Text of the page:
The government exit occurred, well, earlier than earlier than expected. A year ago, it was estimated that the government would sell off all shares by April 2014. Recently, this date was pushed up to December 31 of this year.

Many estimates, including one from the Center for Automotive Research, say that the GM bailout saved 1.2 million jobs. It is also estimated that the government lost $10.5 billion on its investment in GM.


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The Biggest Automotive Innovations in the Last 10 Years

Automobiles have come a long way in the last few years. From almost useable voice control to cars that can basically drive themselves. Each year, the industry continues to release new technology and some pretty stellar innovations that make driving safer and just plain fun.

Anti-collision systems


Car systems that can detect eminent frontal collisions and stop themselves to avoid accidents are becoming increasingly popular in the auto industry. Although anti-collision systems have been around for a while to at least some degree, Subaru’s new EyeSight for their Legacy and Outback models has been billed as the “most affordable” of this type of innovation. EyeSight reportedly applies brakes when the vehicle is traveling under 19 miles per hour and it detects an object in its path.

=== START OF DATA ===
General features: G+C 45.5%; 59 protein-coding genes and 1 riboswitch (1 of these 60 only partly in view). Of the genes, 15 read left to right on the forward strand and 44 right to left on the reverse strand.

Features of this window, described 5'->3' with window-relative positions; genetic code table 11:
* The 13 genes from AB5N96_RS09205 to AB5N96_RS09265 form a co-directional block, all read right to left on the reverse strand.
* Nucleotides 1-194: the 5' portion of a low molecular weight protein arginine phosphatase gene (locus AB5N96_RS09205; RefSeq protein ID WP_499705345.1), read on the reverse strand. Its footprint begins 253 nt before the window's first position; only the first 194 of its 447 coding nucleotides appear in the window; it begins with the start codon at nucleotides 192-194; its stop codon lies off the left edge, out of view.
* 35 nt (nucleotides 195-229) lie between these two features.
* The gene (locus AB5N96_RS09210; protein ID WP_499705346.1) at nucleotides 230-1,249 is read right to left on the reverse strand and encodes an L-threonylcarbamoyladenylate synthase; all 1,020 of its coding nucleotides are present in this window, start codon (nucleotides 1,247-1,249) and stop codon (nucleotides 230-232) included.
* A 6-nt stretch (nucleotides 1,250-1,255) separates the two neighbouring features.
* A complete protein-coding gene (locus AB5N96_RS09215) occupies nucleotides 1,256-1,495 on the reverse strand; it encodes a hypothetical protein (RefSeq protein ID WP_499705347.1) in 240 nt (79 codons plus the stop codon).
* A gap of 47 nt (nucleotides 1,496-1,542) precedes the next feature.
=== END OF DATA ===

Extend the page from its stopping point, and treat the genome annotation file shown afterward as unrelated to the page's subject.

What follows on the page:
Self-driving vehicles


Pictured Above: Ford’s Self-driving Car

Let’s be realistic here. We are not right around the corner to be driven by our cars, self-driving vehicles aren’t ready for a mass-market launch at this point. However, their development has been a hot topic in the automobile industry for the past several years. It appears that Google is leading the charge for cars that will supposedly help avoid accidents and reduce traffic congestion resulting from human error. In fact, Google’s home state California just passed a bill legalizing self-driving cars. We’ll keep an eye on this development in the near future. Cadillac is now joining Google on the forefront of self-driving vehicles. You can read more about it here.

Backup cameras